Julia “Judy” Bonds (August 27, 1952 – January 3, 2011) was an organizer and activist from the Appalachian Mountains of West Virginia, United States. Raised in a family of coalminers, she worked from an early age at minimum wage jobs. Bonds was the director of Coal River Mountain Watch (CRMW). She has been called “the godmother of the anti-mountaintop removal movement.”
Much of her organizing activity focused on the role of the mine operator Massey Energy of Richmond, Virginia and the devastation in Coal River Valley’s Marshfork Hollow as well as other communities in Appalachia. Bonds testified against the company at regulatory hearings, filed lawsuits against surface mining and led protests against Massey. By 2003, she had led the CRMW into a partnership with the United Mine Workers Union to halt mining companies’ dangerous use of overweight coal trucks and to convince the state’s mining oversight agency to better protect valley communities from mine blasting. In 2009, she brought in actress Daryl Hannah and NASA scientist James Hansen to protest the proximity of a Massey coal slurry dam and storage silo in the vicinity of a West Virginia elementary school. Coal River Mountain Watch, the Sierra Club and other groups filed a lawsuit in April 2010 accusing the company of violating the U.S. Clean Water Act.
For years, she dreamed of a “thousand hillbilly march” in Washington, DC. In September 2010, that dream became a reality as thousands marched on the White House for Appalachia Rising, a mass movement to persuade Congress to put a total halt to the issuance of valley fill and other types of permits that allow companies to completely remove a mountain top in the search for coal. After sitting in at the offices of the Army Corps of Engineers, blockading the EPA and PNC Bank, an unprecedented number of about 100 protesters were arrested at the White House.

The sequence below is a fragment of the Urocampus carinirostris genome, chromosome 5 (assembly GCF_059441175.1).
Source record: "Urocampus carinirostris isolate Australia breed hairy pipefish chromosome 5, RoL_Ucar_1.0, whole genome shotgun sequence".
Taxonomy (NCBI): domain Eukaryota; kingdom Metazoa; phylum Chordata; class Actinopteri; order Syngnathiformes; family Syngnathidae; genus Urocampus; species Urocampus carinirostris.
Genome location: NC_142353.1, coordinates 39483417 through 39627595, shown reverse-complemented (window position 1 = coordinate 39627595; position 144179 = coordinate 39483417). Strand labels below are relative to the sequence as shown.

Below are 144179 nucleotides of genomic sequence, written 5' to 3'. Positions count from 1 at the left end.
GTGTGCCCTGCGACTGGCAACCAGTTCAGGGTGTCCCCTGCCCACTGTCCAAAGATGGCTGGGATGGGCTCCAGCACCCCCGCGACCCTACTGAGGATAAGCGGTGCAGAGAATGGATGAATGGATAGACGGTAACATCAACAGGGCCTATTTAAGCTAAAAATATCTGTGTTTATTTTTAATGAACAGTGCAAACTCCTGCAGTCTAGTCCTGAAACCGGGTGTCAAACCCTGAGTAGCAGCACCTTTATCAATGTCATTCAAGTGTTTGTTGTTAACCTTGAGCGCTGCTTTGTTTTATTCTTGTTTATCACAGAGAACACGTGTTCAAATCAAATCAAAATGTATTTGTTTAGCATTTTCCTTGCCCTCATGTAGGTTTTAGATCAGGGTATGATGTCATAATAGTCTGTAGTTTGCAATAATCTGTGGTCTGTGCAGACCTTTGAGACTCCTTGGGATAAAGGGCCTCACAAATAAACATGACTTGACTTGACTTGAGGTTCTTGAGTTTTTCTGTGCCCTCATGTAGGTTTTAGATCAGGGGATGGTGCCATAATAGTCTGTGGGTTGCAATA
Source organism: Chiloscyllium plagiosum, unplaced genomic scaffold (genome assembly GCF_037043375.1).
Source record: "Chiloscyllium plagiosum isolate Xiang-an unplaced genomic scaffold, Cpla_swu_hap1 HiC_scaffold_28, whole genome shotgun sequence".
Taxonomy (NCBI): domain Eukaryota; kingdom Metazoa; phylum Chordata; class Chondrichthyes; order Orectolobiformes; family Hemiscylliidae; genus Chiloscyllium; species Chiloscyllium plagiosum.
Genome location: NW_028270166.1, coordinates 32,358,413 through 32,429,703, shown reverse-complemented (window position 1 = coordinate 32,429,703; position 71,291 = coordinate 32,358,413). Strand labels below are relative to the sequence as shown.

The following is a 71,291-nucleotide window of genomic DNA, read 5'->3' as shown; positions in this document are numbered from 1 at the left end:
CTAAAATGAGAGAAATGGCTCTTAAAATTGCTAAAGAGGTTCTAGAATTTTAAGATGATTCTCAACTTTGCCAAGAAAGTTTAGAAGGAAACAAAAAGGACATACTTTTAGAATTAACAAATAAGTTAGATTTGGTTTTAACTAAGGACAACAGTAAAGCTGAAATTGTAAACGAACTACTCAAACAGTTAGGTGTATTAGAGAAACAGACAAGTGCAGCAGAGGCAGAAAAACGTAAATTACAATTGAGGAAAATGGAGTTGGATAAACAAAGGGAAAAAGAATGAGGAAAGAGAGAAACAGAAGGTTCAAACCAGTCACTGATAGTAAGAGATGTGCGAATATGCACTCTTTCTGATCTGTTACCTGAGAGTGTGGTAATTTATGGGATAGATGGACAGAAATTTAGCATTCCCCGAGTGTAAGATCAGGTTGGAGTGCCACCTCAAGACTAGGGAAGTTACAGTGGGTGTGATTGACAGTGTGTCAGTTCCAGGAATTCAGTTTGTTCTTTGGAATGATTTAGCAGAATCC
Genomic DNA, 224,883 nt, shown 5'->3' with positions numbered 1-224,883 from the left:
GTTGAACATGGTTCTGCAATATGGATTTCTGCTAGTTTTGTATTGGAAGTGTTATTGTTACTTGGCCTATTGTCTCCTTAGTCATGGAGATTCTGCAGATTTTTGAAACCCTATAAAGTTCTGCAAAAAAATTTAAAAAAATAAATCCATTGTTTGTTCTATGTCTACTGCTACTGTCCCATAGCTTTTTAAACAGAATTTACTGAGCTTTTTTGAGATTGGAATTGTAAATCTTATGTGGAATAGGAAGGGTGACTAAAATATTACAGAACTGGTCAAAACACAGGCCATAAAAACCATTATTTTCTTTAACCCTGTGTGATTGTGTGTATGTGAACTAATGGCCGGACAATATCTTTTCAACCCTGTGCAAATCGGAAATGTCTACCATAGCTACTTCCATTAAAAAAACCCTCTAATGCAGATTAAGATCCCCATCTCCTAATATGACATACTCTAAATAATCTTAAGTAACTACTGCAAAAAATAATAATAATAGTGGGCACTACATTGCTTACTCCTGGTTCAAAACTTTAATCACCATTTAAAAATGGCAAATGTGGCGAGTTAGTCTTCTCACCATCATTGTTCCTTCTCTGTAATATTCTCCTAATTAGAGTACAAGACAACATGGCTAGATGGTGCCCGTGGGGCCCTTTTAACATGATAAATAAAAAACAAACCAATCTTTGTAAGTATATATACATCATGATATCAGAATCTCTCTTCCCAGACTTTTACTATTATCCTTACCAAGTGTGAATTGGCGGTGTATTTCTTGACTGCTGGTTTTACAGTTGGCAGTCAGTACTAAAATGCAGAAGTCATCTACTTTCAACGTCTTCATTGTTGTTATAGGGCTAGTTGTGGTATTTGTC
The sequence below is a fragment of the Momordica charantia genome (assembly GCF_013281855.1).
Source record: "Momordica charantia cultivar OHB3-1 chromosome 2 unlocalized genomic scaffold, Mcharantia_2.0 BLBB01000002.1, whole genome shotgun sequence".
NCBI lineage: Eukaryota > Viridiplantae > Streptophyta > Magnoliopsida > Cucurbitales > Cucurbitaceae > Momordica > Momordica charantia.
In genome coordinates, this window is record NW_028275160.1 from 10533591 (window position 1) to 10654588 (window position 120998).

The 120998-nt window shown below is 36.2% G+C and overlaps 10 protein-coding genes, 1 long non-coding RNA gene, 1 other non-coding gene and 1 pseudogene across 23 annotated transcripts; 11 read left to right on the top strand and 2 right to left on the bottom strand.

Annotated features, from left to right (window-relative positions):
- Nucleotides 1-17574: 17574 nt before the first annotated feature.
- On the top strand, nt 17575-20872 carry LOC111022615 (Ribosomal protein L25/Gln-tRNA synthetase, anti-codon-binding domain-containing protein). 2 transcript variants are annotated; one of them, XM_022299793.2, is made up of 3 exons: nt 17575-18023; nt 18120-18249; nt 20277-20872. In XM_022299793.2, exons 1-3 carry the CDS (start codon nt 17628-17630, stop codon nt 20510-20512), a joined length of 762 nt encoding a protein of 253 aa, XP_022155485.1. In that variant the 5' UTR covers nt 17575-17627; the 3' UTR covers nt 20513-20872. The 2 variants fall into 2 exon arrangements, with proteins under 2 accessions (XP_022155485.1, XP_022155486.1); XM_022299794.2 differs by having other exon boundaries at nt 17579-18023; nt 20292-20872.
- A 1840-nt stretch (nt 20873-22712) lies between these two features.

She was awarded the Goldman Environmental Prize in 2003,for leading the fight against the mining practice called mountaintop removal mining in the Appalachian mountain range. In an interview after receiving the award, Bonds told how she relies on the teachings of her mother, her religious convictions (from both her Southern Baptist and her Cherokee backgrounds) and from the writings of Martin Luther King and Gandhi:
- “My sense of justice and outrage came from my mother. …. We are here to steward this land … I know what I’m doing is right. They can call me whatever they want. I’m not stopping.”
Vernon Haltom, co-director of the Coal River Mountain Watch, wrote about Bond’s passion for environmental justice in Appalachia:
- “Judy endured much personal suffering for her leadership. While people of lesser courage would candy-coat their words or simply shut up and sit down, Judy called it as she saw it. She endured physical assault, verbal abuse, and death threats because she stood up for justice for her community.”
Bonds died of cancer on January 3rd, 2011, at the age of 58.